GoSafe is a mobile option for those who regularly leave home. The GoSafe pendant (with AutoAlert) has two-way communication so you can talk to the response center when you’re away from home. When you are within range of the base station, however, the pendant will automatically reconnect with it and you will need to talk with the response center through the in-home station instead of the pendant.
Unlike the HomeSafe systems, the GoSafe pendant comes with a device fee, a one-year warranty, and a seven-day battery life. It uses GPS and the AT&T wireless network to pinpoint your location, so be sure that the AT&T network is available in your area before purchasing.
GoSafe 2 is the newest Philips Lifeline product and the most flexible option. The GoSafe 2 comes with just the pendant and no in-home communicator, and it also has two-way voice communication and fall detection. As with the GoSafe, it relies on the AT&T wireless network, so if that’s not available in your area, this will not work for you.
The great advantage of the GoSafe 2 is that it’s your one way of communicating with the response center, even while you’re at home, so you never have to worry about being out of range of the base station.
The downside is that the pendant has to be charged every two to three days in order to keep working, and there is an up-front device fee. However, if you are often away from home or if you worry about being out of range of the base communicator, the GoSafe 2 is a great option.
Extra help: Medication dispenser
In addition to the medical alert system, Philips Lifeline also offers an automated medication dispensing service for $59.95 per month. A caregiver fills the machine and then Philips programs it to dispense small cups of the medication on schedule. (It holds up to 40 days of medicine and can dispense up to six doses per day.) An audible reminder sounds when it’s time to take the medication and then the patient simply pushes a button for the medication to be dispensed.
The system tracks missed doses, gives reminders for non-pill medications, and automatically contacts a caregiver when anything unusual occurs. It requires a landline and has 18 hours of backup battery if the power goes out. For people who have a complicated medication regimen or simply need help remembering what to take when, this could be a great solution.
Our experience with Philips Lifeline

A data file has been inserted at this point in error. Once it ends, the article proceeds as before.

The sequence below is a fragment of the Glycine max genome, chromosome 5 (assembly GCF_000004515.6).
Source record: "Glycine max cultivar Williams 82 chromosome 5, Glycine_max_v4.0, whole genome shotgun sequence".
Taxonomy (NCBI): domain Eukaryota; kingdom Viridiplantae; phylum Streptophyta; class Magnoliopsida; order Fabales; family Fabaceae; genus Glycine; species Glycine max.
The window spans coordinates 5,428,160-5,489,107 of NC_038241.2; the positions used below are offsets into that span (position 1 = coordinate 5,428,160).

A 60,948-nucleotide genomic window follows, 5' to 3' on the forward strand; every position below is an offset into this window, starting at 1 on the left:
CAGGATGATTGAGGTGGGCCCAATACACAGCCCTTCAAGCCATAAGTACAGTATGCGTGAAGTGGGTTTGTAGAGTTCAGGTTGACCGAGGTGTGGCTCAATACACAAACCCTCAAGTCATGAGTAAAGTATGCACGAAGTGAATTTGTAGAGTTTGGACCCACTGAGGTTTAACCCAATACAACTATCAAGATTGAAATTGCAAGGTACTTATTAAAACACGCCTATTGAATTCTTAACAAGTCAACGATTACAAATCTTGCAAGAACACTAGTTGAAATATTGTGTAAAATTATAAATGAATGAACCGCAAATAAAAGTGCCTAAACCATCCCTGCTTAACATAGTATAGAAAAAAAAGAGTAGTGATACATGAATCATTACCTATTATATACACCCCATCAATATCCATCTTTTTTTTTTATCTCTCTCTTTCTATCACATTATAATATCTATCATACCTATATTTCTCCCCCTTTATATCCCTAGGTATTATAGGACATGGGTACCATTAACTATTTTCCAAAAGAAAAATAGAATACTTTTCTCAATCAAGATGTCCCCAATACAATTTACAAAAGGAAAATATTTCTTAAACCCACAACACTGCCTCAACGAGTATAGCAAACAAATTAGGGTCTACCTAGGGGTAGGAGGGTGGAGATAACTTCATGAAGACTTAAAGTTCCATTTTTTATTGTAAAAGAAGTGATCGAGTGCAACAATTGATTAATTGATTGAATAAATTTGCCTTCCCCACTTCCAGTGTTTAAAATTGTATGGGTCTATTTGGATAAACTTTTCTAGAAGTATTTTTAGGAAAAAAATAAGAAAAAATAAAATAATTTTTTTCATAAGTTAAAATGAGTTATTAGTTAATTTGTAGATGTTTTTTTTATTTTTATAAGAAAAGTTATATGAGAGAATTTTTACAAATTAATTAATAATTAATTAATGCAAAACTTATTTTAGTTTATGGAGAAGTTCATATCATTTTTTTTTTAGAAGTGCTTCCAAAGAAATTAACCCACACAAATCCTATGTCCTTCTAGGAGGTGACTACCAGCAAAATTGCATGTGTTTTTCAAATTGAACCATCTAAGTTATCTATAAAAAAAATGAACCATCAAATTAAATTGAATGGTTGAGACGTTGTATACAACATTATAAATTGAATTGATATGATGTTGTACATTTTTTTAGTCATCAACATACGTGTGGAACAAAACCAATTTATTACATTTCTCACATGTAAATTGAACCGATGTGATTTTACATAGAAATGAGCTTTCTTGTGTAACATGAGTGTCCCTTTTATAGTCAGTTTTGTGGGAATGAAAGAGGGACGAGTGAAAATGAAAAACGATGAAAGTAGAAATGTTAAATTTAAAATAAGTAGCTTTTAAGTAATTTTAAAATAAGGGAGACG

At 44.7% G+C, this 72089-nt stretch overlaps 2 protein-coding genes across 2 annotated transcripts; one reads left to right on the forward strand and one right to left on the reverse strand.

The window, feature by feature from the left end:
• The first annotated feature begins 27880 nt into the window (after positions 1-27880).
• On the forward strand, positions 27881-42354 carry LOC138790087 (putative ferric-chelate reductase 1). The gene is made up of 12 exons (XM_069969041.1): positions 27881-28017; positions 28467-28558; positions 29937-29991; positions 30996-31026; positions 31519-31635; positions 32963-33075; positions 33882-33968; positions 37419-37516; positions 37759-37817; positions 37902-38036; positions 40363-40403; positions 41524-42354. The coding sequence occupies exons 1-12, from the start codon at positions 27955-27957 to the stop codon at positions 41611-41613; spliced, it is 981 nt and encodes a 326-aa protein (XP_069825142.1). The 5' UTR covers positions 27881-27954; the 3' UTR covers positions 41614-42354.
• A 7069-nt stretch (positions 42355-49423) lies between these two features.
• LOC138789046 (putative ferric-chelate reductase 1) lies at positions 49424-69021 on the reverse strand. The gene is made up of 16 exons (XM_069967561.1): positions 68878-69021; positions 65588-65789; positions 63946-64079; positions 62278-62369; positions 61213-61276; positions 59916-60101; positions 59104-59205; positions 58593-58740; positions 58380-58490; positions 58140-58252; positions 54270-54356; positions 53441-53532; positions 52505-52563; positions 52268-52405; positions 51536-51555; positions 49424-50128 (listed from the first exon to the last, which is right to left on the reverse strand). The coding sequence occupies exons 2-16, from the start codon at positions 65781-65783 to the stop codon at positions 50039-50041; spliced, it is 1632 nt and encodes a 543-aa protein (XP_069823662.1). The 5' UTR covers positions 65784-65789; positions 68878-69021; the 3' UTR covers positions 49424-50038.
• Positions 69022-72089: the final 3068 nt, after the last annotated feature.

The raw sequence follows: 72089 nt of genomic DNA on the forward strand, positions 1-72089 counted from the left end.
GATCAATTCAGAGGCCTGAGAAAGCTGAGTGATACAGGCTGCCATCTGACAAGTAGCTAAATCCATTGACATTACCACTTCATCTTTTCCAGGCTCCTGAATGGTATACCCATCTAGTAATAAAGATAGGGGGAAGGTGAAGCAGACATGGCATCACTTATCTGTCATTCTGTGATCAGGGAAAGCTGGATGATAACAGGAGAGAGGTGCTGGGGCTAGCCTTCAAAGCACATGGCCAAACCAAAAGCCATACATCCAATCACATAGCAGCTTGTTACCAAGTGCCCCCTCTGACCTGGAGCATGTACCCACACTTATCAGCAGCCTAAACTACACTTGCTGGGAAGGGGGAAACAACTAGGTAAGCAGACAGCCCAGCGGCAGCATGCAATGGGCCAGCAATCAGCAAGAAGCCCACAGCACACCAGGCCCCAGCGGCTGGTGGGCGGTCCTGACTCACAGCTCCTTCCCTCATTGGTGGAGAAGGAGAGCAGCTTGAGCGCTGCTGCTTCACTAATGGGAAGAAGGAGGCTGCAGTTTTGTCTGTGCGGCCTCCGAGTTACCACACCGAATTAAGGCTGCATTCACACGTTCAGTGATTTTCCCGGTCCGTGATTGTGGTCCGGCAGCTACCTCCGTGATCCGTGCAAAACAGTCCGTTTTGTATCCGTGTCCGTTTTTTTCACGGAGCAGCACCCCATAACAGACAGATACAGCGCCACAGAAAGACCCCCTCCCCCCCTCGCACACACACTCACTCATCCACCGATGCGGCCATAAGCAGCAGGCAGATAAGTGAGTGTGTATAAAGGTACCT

While we like a lot about the Philips Lifeline system, we were less impressed with the customer service we encountered. Each time we chatted online with a representative, we got long periods without responses, once for a full 10 minutes.
It was sometimes difficult to get a direct answer to our questions as well. The reps were quick to ask if we were ready to sign up for the service and also very quick to end the chat—once before we were done asking questions. While we appreciated that we could chat online, we did not enjoy the experience.
The majority of online reviews of Philips Lifeline are positive, with consumers citing the rapid response time, positive customer service, and general sense of security as some of the top benefits of having the system in place. Most of the negative reviews mentioned problems with the equipment or not getting the quick response they expected but overall, Philips Lifeline customers are pleased with the service.
“I'm 94 years old and I'm also alone in the house all day and if I fall, nobody's here to help me. So I’m glad I have Philips Lifeline because I have fallen so many times. When I hit the button, they picked up right away. Then I had to call the ambulance a couple of times to go to the hospital and they were on time. Sometimes, when I'm cleaning, I'd hit the cord and they'd pick up anyway. They're right on the money and I would 100% recommend them.”—Matilda, Consumer Affairs, 1/16/18
“I have balance problems and I wouldn't be without my Philips Lifeline. When I fell and busted my hip, they answered immediately when I hit the button. I am living out in the country, 15 miles from the nearest town and they had people out here immediately. Using it is about as simple as you can get. I wear it around my neck if I'm going to church or someplace with people. I also accidentally hit the button three times through all the years that I've had it. I said I'm sorry I did such and such, and their reps were as nice as could be.”—Beverly, Consumer Affairs, 1/9/18
“I'm 97 years old and my experience with Philips Lifeline was that I fell down three different times, and I waited, and waited, and waited. When the nice firemen came, they got me off the floor and back in bed. They also told me how long when they had gotten the call, and it had taken a half hour for them to get it. So far, I only use it at night as I have help during the day from 11:00 in the morning till 8:00 at night. And I'm back in bed at 6:00 at night. In general, Philips Lifeline has served me poorly. I would not recommend it.”—Joye, Consumer Affairs, 12/23/17
“I'm having trouble with my Philips Lifeline device. It doesn't stay on. It doesn’t hold a charge and I have to charge it every day. I reached out to them over the phone but nothing was done about it. They said try charging it for a whole day, which I did. Then it didn’t do anything. This device is useless.”—Joan, Consumer Affairs, 10/20/17
Philips Lifeline is not one of our top recommended medical alert systems—especially because of the high prices—but it does have some interesting features that could make it a good option. If you need to be able to communicate in a specific language, there’s a good chance Philips Lifeline will be able to help. The month-to-month contracts give you flexibility if you know you won’t need the system for an extended period of time. If you don’t want to worry about being in range of an in-home base station or if you lead an active life, the GoSafe or GoSafe 2 packages might be just what you’re looking for. Ultimately, it depends on the needs of you and your family.
What are your experiences with Philips Lifeline? Share your thoughts with us in the comments.